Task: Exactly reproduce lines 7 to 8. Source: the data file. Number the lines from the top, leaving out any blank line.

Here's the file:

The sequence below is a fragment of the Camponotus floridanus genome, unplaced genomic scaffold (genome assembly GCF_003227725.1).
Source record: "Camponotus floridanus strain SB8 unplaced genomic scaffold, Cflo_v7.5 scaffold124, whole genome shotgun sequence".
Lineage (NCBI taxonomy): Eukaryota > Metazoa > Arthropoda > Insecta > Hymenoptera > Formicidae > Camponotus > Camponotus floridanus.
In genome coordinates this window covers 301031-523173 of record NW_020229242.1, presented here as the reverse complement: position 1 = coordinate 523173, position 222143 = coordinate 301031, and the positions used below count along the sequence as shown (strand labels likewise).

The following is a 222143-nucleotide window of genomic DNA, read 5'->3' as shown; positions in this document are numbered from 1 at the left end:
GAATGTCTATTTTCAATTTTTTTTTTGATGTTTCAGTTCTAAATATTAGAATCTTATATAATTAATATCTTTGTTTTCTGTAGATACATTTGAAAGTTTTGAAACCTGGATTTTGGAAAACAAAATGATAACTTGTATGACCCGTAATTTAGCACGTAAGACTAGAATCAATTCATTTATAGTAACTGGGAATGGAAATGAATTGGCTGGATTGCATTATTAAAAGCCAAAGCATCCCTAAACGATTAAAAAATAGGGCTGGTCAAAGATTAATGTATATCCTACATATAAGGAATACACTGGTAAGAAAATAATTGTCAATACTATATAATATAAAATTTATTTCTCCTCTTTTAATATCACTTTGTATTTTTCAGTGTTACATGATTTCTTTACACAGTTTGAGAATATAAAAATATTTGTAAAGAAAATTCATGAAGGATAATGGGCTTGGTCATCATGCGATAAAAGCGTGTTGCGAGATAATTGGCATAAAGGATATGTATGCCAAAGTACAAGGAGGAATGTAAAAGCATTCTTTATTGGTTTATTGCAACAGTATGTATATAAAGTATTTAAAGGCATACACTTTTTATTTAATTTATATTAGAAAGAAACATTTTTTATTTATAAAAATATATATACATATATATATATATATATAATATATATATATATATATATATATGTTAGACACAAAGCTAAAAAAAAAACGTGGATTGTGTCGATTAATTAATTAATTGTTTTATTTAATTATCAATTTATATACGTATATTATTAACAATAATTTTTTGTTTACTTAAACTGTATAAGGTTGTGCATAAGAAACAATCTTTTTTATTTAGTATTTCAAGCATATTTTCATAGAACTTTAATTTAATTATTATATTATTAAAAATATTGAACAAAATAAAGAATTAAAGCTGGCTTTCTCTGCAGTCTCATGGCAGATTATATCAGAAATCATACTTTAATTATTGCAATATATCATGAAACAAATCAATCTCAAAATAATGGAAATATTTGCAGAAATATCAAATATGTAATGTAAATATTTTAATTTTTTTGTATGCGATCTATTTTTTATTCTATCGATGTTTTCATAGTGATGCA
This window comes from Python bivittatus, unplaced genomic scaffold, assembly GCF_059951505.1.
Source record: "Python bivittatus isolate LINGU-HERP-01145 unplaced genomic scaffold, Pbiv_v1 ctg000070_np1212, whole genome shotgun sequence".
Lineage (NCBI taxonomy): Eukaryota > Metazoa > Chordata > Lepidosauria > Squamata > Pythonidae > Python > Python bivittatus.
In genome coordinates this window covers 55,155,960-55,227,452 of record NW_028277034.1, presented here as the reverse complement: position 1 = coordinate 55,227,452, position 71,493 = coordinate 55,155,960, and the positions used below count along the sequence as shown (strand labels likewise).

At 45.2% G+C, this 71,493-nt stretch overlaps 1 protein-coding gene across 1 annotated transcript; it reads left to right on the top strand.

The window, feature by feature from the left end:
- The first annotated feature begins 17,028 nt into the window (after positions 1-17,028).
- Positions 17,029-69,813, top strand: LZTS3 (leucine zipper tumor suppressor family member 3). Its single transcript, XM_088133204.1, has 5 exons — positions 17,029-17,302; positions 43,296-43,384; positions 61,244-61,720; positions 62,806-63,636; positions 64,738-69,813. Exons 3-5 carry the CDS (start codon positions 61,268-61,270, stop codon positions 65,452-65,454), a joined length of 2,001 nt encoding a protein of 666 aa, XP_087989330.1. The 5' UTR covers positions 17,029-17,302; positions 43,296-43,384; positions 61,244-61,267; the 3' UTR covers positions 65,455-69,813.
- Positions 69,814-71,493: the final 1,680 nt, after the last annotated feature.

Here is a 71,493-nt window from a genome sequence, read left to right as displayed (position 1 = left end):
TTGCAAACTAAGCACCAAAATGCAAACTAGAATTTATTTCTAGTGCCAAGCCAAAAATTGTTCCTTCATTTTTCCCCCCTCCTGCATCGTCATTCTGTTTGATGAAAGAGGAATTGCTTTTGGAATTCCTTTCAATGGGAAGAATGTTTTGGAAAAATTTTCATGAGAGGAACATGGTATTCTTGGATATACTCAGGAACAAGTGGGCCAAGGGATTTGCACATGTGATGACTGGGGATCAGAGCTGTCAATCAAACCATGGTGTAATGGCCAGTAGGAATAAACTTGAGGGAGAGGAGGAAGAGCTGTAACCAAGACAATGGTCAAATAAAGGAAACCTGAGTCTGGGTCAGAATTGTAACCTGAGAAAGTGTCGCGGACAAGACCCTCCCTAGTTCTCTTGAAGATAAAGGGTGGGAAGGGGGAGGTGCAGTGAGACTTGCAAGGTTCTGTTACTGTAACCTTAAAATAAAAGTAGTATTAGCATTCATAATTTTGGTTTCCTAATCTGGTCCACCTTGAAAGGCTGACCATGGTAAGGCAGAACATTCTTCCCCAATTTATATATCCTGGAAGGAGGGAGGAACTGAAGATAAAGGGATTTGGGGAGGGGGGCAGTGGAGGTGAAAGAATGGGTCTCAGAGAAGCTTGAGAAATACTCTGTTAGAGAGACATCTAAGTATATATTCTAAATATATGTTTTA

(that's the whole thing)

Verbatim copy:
This window comes from Python bivittatus, unplaced genomic scaffold, assembly GCF_059951505.1.
Source record: "Python bivittatus isolate LINGU-HERP-01145 unplaced genomic scaffold, Pbiv_v1 ctg000070_np1212, whole genome shotgun sequence".